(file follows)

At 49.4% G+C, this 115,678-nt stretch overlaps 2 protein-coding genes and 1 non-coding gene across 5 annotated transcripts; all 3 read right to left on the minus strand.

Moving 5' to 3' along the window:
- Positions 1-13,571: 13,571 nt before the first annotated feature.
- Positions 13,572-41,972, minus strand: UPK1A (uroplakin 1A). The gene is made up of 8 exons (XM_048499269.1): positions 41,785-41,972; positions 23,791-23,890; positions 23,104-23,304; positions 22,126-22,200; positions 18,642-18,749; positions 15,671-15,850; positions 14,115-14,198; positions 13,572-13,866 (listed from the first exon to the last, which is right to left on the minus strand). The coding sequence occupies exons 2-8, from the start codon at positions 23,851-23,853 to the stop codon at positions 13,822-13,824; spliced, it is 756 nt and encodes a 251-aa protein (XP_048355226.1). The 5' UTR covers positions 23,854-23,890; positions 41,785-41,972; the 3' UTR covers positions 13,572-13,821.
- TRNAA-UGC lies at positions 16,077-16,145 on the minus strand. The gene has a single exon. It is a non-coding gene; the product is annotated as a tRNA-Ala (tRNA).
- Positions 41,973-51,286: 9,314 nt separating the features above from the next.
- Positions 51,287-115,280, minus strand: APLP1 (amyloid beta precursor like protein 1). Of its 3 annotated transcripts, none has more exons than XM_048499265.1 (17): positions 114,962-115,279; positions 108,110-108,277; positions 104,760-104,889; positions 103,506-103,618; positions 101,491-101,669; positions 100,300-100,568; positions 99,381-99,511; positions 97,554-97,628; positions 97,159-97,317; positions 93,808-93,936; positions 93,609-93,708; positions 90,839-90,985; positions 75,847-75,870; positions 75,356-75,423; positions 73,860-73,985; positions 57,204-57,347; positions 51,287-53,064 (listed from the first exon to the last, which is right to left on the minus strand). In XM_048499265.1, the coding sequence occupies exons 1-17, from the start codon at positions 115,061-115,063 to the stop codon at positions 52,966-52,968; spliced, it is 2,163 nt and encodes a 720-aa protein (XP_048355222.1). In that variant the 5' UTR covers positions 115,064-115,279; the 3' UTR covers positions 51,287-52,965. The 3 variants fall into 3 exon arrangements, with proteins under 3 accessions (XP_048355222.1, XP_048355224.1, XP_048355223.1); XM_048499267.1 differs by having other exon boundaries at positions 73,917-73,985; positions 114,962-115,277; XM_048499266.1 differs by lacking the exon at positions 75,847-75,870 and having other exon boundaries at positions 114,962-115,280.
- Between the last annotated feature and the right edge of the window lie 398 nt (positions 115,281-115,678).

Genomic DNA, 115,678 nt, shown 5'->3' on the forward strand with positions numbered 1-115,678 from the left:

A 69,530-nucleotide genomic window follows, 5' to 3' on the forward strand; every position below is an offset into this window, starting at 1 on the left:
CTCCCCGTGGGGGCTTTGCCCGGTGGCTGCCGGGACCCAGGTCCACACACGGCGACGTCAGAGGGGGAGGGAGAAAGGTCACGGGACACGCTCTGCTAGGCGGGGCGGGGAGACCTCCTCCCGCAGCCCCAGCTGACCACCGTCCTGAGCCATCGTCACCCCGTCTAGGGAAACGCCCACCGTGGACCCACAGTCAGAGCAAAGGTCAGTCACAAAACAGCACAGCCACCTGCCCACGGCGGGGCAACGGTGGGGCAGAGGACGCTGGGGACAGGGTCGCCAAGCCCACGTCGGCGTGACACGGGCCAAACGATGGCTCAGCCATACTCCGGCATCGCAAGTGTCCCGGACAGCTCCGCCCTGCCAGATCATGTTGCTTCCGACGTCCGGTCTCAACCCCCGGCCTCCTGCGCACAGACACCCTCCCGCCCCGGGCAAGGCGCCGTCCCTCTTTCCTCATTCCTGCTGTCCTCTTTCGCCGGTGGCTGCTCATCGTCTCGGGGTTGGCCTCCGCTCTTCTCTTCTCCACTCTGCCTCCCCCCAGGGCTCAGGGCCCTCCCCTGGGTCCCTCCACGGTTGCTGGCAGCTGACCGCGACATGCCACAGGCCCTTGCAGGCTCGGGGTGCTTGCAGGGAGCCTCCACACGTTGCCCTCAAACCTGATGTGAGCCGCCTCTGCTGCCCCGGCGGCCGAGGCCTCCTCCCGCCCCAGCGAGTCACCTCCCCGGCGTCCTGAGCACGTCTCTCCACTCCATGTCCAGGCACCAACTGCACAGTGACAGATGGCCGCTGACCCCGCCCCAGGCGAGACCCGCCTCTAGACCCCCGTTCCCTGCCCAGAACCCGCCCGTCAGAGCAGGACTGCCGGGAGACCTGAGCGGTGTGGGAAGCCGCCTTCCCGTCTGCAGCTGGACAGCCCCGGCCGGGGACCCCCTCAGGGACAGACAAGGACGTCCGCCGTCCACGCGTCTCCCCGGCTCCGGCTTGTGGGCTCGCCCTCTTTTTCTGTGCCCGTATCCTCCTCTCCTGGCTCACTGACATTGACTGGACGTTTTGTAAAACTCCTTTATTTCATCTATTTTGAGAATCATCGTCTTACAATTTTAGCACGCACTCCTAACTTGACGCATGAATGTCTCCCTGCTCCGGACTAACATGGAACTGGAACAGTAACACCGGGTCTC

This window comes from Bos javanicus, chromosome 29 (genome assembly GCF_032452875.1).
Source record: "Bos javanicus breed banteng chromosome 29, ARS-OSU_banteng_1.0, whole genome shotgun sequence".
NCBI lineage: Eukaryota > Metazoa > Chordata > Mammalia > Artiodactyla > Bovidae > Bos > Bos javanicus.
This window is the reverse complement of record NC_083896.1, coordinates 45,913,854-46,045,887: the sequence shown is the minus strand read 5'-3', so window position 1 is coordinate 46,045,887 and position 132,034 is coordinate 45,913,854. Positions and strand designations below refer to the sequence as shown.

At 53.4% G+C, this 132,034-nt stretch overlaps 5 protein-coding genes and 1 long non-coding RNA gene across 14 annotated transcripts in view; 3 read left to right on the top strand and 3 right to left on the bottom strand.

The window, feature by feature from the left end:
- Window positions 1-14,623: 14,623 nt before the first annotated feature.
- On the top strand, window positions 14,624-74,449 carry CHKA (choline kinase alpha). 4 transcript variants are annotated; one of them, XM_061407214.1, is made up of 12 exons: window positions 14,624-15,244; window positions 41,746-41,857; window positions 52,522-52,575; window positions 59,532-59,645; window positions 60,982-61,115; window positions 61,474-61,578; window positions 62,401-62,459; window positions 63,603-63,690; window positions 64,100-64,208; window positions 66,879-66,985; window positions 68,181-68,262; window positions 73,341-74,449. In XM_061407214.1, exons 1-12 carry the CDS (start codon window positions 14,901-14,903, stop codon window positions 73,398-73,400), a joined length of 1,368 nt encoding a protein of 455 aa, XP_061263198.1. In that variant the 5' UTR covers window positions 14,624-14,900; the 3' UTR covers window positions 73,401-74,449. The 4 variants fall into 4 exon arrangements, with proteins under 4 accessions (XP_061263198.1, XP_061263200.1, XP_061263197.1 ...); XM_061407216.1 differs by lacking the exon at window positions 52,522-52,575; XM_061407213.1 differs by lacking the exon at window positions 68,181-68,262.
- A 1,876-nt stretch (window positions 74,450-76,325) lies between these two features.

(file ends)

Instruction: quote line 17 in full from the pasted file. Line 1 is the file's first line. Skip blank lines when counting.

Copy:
The window, feature by feature from the left end: